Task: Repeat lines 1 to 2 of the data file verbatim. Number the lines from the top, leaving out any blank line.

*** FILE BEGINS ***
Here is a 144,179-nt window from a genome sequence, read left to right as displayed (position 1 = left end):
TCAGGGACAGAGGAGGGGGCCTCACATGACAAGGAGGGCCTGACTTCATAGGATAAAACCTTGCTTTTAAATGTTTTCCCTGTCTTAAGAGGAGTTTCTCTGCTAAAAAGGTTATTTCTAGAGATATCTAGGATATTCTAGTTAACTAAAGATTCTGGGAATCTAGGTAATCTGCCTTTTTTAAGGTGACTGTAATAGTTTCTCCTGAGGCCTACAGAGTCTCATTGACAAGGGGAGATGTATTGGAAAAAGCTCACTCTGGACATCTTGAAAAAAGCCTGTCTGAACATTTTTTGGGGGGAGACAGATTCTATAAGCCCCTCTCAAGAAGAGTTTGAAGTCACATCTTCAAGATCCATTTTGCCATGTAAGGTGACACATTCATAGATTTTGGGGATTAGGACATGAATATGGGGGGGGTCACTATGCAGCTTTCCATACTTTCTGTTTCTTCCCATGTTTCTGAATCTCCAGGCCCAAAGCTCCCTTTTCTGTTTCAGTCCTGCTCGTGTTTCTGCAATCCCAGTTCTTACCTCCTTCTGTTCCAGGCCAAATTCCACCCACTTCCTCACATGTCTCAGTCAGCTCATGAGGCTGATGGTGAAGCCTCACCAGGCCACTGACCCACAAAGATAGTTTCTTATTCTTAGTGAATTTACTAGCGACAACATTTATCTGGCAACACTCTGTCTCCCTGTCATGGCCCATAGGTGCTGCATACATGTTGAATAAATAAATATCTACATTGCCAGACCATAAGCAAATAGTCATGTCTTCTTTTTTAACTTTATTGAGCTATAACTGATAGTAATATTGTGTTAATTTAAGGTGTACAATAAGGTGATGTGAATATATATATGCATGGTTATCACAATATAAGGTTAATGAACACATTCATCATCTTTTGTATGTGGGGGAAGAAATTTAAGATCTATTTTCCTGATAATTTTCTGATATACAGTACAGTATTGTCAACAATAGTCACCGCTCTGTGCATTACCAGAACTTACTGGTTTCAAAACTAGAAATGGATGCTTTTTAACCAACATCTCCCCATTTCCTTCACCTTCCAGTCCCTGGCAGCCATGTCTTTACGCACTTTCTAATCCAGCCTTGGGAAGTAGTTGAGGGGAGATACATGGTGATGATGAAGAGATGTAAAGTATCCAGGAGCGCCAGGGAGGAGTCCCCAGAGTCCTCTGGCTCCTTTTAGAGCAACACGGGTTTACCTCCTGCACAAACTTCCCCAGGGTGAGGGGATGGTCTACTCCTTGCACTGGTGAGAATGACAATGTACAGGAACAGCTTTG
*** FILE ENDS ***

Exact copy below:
Here is a 144,179-nt window from a genome sequence, read left to right as displayed (position 1 = left end):
TCAGGGACAGAGGAGGGGGCCTCACATGACAAGGAGGGCCTGACTTCATAGGATAAAACCTTGCTTTTAAATGTTTTCCCTGTCTTAAGAGGAGTTTCTCTGCTAAAAAGGTTATTTCTAGAGATATCTAGGATATTCTAGTTAACTAAAGATTCTGGGAATCTAGGTAATCTGCCTTTTTTAAGGTGACTGTAATAGTTTCTCCTGAGGCCTACAGAGTCTCATTGACAAGGGGAGATGTATTGGAAAAAGCTCACTCTGGACATCTTGAAAAAAGCCTGTCTGAACATTTTTTGGGGGGAGACAGATTCTATAAGCCCCTCTCAAGAAGAGTTTGAAGTCACATCTTCAAGATCCATTTTGCCATGTAAGGTGACACATTCATAGATTTTGGGGATTAGGACATGAATATGGGGGGGGTCACTATGCAGCTTTCCATACTTTCTGTTTCTTCCCATGTTTCTGAATCTCCAGGCCCAAAGCTCCCTTTTCTGTTTCAGTCCTGCTCGTGTTTCTGCAATCCCAGTTCTTACCTCCTTCTGTTCCAGGCCAAATTCCACCCACTTCCTCACATGTCTCAGTCAGCTCATGAGGCTGATGGTGAAGCCTCACCAGGCCACTGACCCACAAAGATAGTTTCTTATTCTTAGTGAATTTACTAGCGACAACATTTATCTGGCAACACTCTGTCTCCCTGTCATGGCCCATAGGTGCTGCATACATGTTGAATAAATAAATATCTACATTGCCAGACCATAAGCAAATAGTCATGTCTTCTTTTTTAACTTTATTGAGCTATAACTGATAGTAATATTGTGTTAATTTAAGGTGTACAATAAGGTGATGTGAATATATATATGCATGGTTATCACAATATAAGGTTAATGAACACATTCATCATCTTTTGTATGTGGGGGAAGAAATTTAAGATCTATTTTCCTGATAATTTTCTGATATACAGTACAGTATTGTCAACAATAGTCACCGCTCTGTGCATTACCAGAACTTACTGGTTTCAAAACTAGAAATGGATGCTTTTTAACCAACATCTCCCCATTTCCTTCACCTTCCAGTCCCTGGCAGCCATGTCTTTACGCACTTTCTAATCCAGCCTTGGGAAGTAGTTGAGGGGAGATACATGGTGATGATGAAGAGATGTAAAGTATCCAGGAGCGCCAGGGAGGAGTCCCCAGAGTCCTCTGGCTCCTTTTAGAGCAACACGGGTTTACCTCCTGCACAAACTTCCCCAGGGTGAGGGGATGGTCTACTCCTTGCACTGGTGAGAATGACAATGTACAGGAACAGCTTTG